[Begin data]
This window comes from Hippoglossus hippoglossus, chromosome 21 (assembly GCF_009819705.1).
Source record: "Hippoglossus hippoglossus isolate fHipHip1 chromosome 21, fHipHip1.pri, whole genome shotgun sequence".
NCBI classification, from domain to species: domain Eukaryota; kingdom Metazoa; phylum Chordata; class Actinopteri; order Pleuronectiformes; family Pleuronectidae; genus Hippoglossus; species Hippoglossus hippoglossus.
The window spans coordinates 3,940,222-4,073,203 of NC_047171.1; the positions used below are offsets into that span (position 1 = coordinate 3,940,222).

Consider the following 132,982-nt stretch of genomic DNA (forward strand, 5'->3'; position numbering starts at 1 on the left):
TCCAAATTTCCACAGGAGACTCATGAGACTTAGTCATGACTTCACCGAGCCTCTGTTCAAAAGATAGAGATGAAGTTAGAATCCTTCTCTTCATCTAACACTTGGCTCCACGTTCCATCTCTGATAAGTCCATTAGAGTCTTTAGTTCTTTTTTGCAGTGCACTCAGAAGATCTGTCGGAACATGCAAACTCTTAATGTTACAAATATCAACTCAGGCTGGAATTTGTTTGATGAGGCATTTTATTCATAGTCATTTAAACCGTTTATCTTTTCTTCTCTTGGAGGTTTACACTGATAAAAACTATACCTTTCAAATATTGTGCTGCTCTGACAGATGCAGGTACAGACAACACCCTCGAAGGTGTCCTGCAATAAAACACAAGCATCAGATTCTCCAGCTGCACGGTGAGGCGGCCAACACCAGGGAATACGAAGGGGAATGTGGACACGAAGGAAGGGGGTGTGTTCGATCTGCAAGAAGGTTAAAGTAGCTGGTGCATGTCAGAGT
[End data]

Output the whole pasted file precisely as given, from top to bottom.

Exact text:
This window comes from Hippoglossus hippoglossus, chromosome 21 (assembly GCF_009819705.1).
Source record: "Hippoglossus hippoglossus isolate fHipHip1 chromosome 21, fHipHip1.pri, whole genome shotgun sequence".
NCBI classification, from domain to species: domain Eukaryota; kingdom Metazoa; phylum Chordata; class Actinopteri; order Pleuronectiformes; family Pleuronectidae; genus Hippoglossus; species Hippoglossus hippoglossus.
The window spans coordinates 3,940,222-4,073,203 of NC_047171.1; the positions used below are offsets into that span (position 1 = coordinate 3,940,222).

Consider the following 132,982-nt stretch of genomic DNA (forward strand, 5'->3'; position numbering starts at 1 on the left):
TCCAAATTTCCACAGGAGACTCATGAGACTTAGTCATGACTTCACCGAGCCTCTGTTCAAAAGATAGAGATGAAGTTAGAATCCTTCTCTTCATCTAACACTTGGCTCCACGTTCCATCTCTGATAAGTCCATTAGAGTCTTTAGTTCTTTTTTGCAGTGCACTCAGAAGATCTGTCGGAACATGCAAACTCTTAATGTTACAAATATCAACTCAGGCTGGAATTTGTTTGATGAGGCATTTTATTCATAGTCATTTAAACCGTTTATCTTTTCTTCTCTTGGAGGTTTACACTGATAAAAACTATACCTTTCAAATATTGTGCTGCTCTGACAGATGCAGGTACAGACAACACCCTCGAAGGTGTCCTGCAATAAAACACAAGCATCAGATTCTCCAGCTGCACGGTGAGGCGGCCAACACCAGGGAATACGAAGGGGAATGTGGACACGAAGGAAGGGGGTGTGTTCGATCTGCAAGAAGGTTAAAGTAGCTGGTGCATGTCAGAGT